Gemini by Ahmed Essop

In Gemini by Ahmed Essop we have the theme of discontent, rebellion, paralysis, struggle, letting go, pride, love and failure. Narrated in the third person by an unnamed narrator the reader realizes from the beginning of the story that Essop may be exploring the theme of discontent. Siva does not like working for others in the hotel. As a waiter he is presented with the demands of other people. Something that Essop has difficulty dealing with. If anything there is a sense of rebellion within Siva. He as a youth rebelled against society and the reader feels as though Siva would like to rebel against the mainstream and be something else. Something that he deems nobler, perhaps to be a doctor. However because of his situation (lone parent struggling) there will be no change for Siva. He is as paralyzed as he would like to be on the train (inertia), nothing will change for him. Which may be significant as Siva has put a lot of his hopes for the future on his son’s progress in the Standard Six examinations. Though as the reader finds out it look like Krishna is going to follow in his father’s footsteps. He is after all beginning to experiment, as Siva did, with smoking.

This may be significant as the sense of paralysis that will greet Siva is not yet known to him. True he fears the worse when it comes to the fire but he is unaware that Krishna is the one who started the fire by lighting a cigarette. Mrs Rudy does not inform him of this. This too may be significant as Mrs Rudy may very well be aware of how much Siva struggles. He dislikes his job, has high hopes for Krishna to attend university and he is a lone parent following the death of his wife, Krishna’s mother. In reality life is difficult for Siva and unrealistically he has put all his hopes in the one basket (Krishna). He is devoted to Krishna but Krishna is at a vital age. The same place that Siva was once was. Siva’s teachers abandoned him when he failed his Standard Six examinations. Something which remains with Siva. He is unable to let go of the past. A point that is symbolically noticeable by the fact that Siva has saved his Standard Six examination report with other important documents. Despite the passing of time Siva is unable to let go of the past.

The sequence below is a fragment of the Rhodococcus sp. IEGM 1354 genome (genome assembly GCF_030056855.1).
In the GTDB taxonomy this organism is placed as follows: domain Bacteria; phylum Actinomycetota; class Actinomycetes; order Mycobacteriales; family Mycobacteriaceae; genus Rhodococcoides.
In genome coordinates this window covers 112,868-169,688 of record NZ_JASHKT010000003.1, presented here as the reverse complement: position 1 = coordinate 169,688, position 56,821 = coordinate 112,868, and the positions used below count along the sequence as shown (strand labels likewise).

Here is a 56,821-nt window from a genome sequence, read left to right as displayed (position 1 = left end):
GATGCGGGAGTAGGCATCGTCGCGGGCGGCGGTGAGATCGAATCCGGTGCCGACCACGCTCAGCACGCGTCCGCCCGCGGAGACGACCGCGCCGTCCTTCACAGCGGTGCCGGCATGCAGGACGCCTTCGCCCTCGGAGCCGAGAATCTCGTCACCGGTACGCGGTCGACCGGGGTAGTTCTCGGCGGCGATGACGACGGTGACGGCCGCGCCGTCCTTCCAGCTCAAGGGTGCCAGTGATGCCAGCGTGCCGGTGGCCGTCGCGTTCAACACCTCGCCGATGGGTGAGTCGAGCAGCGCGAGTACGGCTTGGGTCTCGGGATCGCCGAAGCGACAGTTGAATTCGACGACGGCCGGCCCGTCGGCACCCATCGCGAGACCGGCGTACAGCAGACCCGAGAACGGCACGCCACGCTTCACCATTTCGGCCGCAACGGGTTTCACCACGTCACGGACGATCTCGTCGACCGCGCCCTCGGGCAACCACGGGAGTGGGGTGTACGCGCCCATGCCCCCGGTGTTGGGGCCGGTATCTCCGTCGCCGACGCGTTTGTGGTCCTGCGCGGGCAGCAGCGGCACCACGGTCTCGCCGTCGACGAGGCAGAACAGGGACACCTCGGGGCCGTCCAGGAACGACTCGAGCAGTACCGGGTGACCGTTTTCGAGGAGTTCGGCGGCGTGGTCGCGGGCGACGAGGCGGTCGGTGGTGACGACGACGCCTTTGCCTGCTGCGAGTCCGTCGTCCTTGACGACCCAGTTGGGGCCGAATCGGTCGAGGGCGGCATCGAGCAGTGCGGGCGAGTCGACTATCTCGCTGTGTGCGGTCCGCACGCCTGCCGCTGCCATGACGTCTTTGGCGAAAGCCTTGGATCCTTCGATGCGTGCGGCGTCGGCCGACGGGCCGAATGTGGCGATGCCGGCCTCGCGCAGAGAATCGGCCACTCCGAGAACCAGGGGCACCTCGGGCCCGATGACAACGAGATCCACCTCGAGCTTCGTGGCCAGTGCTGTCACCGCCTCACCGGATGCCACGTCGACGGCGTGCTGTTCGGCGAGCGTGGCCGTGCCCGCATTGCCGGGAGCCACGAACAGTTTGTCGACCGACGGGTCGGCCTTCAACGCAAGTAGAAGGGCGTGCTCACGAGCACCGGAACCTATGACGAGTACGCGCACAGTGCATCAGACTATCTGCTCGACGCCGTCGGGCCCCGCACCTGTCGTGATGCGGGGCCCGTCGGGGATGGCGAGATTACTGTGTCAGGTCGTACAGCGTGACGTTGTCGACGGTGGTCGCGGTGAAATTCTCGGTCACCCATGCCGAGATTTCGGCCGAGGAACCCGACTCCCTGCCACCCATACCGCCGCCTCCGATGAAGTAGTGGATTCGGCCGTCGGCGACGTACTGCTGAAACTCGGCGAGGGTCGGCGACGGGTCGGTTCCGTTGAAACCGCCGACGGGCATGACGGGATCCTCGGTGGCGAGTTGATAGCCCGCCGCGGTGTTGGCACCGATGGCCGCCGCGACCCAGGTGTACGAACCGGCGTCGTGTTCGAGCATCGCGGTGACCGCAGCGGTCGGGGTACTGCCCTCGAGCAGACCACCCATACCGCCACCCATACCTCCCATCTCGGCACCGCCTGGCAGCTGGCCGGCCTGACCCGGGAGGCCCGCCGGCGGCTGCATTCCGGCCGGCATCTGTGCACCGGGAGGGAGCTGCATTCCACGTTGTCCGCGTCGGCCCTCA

There may be other symbolism in the story which might be important. The fact that Siva cannot fall asleep mirrors in many ways how his life with Krishna will go. He will need to keep an open eye on Krishna following his decline into smoking and his own failure in the Standard Six examination. If anything Krishna is bound to live his life as discontent as Siva is. There will be no opportunities for university or college for Krishna. He is already on a downward spiral. The fact that Siva goes into a state of shock and thinks that Krishna may be dead is also symbolic as it serves to highlight to the reader just how life-changing the death of Krishna would be for Siva. After all Krishna is all that Siva has in life and as a memory of his wife. Who is only briefly mentioned in the story? This lack of focus on Siva’s wife could suggest that Siva has not fully dealt with the death of his wife. He has perhaps not accepted her death. Though it is noticeable he has a perfume bottle in his bedroom that was left by a hotel guest. So there may have been some movement on Siva’s part. As long as he has Krishna, who he lives vicariously through, he is happy and proud.

The end of the story is interesting as Siva realizes that Krishna has failed his Stand Six examination. The reality being that son and father are to live similar and wasted lives. Siva will remain paralyzed with no chance of change and Krishna at thirteen has begun to throw his life away at a critical point in his life. The only redeeming factor is the love that Siva shows by reaching out to touch Krishna, who is sleeping. As the story ends the reader hopes that Siva will be able to advise Krishna of the right direction to follow and not to follow in Siva’s footsteps. However the fate that faced Siva and his abandonment by his teachers is the same fate that awaits Krishna. Who interestingly the reader never knows how he feels about his mother’s death. Neither the narrator nor Siva reflect on that issue.

Cite Post
McManus, Dermot. "Gemini by Ahmed Essop." The Sitting Bee. The Sitting Bee, 16 Aug. 2022. Web.

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